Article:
These days, Fiander's Know Fear production company recently released North Shore Extreme 8: Cease and Desist, described like this: "Digger's legacy has returned with his 8th installment of the North Shore Extreme series. Continuing on his quest for sicker and bigger trails, he has been slapped with a Cease and Desist order from the North Shore District of Environmental Protection and Preservation Bylaw. With a shovel and stealth-like techniques, Digger has once again risen to the calling and continued building his world famous trails. The next installment continues to mesmerize and capture the attention of all bikers everywhere."

He is currently filming a ninth installment. "It's pretty tough to get nice shots," Digger explained.

Dangerous Dan, who has appeared in all of the videos and even provided some music for the soundtracks, said the videos represent a seminal moment in the history of mountain biking on the North Shore.

"I would say NSX has had a profound effect, it has changed mountain biking forever - it displayed and introduced a new type of riding to the world."

Cam McRae, a longtime North Shore mountain bike rider and founder-slash-editor of e-magazine nsmb.com, agrees.

"Digger's videos showed Joe rider what's possible on the Shore. Before I saw any of his films we just rolled down steep stuff. Afterwards we began trying to 'wheelie drop' off.

"Then the top riders in the video started riding off and launching without pedaling so we began to try that. By exposing the cutting edge Digger has brought everyone's riding level up and inspired other trail builders to stay ahead of the curve as well."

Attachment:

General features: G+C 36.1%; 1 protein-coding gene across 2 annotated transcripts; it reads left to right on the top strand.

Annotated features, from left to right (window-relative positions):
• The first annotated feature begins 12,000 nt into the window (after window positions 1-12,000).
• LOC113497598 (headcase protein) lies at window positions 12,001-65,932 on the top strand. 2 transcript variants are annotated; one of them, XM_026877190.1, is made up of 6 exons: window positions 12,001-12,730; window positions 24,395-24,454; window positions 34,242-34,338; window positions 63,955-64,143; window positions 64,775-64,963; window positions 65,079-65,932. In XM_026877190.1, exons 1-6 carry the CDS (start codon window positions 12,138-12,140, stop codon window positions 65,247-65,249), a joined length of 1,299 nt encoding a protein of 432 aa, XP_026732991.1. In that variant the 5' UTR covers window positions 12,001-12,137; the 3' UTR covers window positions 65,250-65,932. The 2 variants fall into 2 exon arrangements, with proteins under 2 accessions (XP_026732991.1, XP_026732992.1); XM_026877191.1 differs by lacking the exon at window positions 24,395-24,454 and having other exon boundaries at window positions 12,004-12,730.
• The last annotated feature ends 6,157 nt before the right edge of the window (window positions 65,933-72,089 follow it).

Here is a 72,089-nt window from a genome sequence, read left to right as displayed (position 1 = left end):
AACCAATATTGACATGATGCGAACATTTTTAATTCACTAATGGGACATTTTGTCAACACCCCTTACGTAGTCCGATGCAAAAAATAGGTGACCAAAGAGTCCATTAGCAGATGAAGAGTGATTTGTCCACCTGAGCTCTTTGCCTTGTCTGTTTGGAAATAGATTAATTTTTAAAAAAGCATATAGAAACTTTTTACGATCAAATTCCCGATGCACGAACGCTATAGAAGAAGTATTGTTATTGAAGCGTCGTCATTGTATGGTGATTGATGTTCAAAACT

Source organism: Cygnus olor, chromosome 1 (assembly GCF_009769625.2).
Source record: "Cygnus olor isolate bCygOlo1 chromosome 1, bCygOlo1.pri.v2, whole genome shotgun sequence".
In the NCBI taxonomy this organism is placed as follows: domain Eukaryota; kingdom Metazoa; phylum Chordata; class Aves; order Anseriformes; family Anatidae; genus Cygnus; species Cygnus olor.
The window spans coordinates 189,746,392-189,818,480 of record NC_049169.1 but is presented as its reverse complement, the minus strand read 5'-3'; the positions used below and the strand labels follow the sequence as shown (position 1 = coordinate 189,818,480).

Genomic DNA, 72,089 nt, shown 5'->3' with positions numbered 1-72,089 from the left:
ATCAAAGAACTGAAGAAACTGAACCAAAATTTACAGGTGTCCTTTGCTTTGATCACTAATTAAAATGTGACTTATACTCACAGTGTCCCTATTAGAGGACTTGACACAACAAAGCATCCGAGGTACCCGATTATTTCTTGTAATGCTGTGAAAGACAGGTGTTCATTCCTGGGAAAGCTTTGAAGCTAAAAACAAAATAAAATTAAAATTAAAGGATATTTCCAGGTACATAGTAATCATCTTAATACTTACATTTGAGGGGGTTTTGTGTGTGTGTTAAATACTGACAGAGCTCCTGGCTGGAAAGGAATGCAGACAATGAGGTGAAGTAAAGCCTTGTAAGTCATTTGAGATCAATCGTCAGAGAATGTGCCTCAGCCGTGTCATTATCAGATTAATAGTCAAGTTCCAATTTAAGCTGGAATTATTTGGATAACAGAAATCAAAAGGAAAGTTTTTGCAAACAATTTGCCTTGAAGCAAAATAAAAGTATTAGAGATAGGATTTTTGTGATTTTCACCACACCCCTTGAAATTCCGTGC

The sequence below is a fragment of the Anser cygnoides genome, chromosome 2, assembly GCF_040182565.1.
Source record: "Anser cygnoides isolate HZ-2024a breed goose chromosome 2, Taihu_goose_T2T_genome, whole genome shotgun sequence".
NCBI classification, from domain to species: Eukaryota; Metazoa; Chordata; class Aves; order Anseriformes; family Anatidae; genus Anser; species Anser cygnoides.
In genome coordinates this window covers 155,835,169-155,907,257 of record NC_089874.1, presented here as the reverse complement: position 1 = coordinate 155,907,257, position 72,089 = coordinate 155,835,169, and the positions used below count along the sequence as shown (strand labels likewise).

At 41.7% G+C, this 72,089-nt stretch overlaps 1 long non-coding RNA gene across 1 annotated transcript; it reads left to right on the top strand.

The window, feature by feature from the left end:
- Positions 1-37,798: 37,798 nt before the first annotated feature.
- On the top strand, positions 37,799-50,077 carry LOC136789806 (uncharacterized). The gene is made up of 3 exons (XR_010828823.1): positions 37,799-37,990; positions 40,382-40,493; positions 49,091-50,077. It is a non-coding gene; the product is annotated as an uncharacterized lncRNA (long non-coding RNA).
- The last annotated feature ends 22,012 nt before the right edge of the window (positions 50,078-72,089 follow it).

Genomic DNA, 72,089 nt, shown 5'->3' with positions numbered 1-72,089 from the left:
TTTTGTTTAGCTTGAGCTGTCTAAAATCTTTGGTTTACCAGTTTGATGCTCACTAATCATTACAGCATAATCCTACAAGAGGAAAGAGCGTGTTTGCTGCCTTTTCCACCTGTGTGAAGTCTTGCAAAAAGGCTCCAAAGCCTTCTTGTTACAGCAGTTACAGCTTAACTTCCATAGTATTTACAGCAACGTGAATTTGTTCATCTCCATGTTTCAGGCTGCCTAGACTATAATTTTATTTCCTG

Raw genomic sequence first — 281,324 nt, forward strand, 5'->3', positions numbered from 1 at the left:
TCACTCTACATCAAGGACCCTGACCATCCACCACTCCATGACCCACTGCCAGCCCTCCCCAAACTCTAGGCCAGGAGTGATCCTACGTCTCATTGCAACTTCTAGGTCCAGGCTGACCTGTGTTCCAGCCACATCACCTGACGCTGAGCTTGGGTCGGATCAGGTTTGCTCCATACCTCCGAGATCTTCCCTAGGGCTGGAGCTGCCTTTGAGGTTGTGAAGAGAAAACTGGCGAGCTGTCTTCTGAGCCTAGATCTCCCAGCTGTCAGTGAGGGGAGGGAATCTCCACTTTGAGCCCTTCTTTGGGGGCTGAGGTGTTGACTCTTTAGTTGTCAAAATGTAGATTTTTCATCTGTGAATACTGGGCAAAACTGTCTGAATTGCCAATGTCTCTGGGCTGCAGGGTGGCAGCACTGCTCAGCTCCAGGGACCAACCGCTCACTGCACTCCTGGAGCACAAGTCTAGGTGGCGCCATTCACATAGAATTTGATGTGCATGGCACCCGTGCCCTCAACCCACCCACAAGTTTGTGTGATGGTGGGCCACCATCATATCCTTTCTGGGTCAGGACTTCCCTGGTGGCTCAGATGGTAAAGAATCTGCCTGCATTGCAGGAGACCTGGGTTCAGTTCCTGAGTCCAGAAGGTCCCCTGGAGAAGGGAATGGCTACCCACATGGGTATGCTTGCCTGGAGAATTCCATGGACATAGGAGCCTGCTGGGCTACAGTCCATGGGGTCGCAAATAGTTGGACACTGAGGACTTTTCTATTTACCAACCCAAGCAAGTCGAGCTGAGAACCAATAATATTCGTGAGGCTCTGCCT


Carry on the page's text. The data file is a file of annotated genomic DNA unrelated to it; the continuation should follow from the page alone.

John Sedacek, co-owner of On The Top bike shop, says Digger's videos fly off the shelves. "[The videos are] very popular. It's definitely made sport bigger. More people want to ride."

While Digger's NSX and other mountain bike video series like Kranked continue to use the North Shore as the backdrop for their videos, there's also interest to turn the North Shore into an actual video game.

Rumours have persisted for the past three years that Burnaby-based EA Sports is interested in developing a game based on North Shore freeriding legends, which would likely translate into huge gaming sales.

Digger, meanwhile, isn't sure exactly how many of his videos have sold world-wide. "It's in the thousands," he said.

For Digger, filming and building trails is a labour of love - not a money-making venture - taking up approximately 80 per cent of his time.

"I'm seven days a week. I've spent more time building trails than I did working any job. It's just too much fun," Digger smiled.